Research by Austrian scientists has suggested the phenomenon of gravitomagnetism may have more importance than was previously predicted, and it not only calls into question what was previously thought about gravity. Just as a moving electrical charge creates a magnetic field, so a moving mass generates a gravitomagnetic field. According to Einstein's Theory of General Relativity, the effect is virtually negligible. However, Martin Tajmar, ARC Seibersdorf Research GmbH, Austria; Clovis de Matos, ESA-HQ, Paris; and colleagues have measured the effect in a laboratory, and found a higher figure than previously expected. Notes New Scientist:
It might even herald a futuristic technology that could be used to pull, push or levitate any object, regardless of its composition, electrical charge or shape.Other scientists will soon be checking the research by trying to replicate it themselves.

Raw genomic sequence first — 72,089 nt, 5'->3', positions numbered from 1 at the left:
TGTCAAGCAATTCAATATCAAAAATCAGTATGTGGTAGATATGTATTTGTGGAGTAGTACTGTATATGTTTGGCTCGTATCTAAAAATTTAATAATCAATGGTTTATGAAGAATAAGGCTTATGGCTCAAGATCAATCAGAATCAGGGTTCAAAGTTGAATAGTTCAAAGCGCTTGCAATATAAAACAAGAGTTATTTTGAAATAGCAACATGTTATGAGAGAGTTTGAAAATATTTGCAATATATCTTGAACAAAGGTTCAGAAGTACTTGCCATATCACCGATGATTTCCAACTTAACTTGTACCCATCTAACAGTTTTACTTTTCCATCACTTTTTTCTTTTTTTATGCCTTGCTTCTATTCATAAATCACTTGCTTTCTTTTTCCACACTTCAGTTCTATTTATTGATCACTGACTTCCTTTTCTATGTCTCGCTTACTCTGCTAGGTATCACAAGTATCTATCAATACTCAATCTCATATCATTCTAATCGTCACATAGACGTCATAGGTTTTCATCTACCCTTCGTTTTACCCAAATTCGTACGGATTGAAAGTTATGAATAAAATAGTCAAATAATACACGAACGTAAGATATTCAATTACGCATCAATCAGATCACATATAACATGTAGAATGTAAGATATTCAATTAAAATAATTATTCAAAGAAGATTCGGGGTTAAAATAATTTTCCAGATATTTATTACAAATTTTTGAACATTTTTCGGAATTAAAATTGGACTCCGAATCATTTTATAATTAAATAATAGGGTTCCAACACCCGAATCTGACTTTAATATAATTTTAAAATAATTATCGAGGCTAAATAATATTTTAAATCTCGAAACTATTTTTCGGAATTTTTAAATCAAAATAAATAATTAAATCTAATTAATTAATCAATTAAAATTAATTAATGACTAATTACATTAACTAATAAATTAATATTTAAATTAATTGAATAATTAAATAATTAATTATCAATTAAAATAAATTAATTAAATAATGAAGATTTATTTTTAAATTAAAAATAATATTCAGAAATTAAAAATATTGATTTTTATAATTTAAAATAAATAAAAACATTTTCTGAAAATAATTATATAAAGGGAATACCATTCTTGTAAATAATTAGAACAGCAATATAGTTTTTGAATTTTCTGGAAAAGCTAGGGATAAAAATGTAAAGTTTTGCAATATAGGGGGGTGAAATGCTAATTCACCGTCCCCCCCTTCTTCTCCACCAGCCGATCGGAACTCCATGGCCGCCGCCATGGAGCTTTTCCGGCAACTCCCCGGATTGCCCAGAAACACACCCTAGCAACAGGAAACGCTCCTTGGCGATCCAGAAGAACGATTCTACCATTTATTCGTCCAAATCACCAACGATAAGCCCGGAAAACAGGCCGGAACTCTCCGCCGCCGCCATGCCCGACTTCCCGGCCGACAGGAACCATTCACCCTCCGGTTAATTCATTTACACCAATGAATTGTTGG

The results could be out in a year or so. If they are positive, it puts the technology of science fiction on the horizon. Levitating cars, zero-g playgrounds, tractor beams to pull objects towards you, glassless windows that use repulsive fields to prevent things passing through. Let your imagination run riot: a gravitomagnetic device that works by changing the acceleration and orientation of a superconductor would be the basis for a general-purpose force field.You can read about the research in the latest issue of New Scientist (subscription needed) or you can take a peek here at this cached forum page (scroll down to see the text).
The suggestion that gravitomagnetism might one day form the basis of some new technology evokes a quick reaction from Everitt: "Absolutely, unquestionably no!" Then, after a pause, he adds, "But I suppose Simon Newcomb was just as certain in 1900 when he said that humans would never build a heavier-than-air flying machine."
LINK: Gravity's secret - New Scientist (subscription needed)
Gravity's secret - Science a Go Go Forum (scroll down to see the text)
Towards a new test of general relativity - PhysOrg.Com
Gravitomagnetism - Wikipedia
Gravitomagnetic induction of gravitational fields - Gravity Control Idealism blog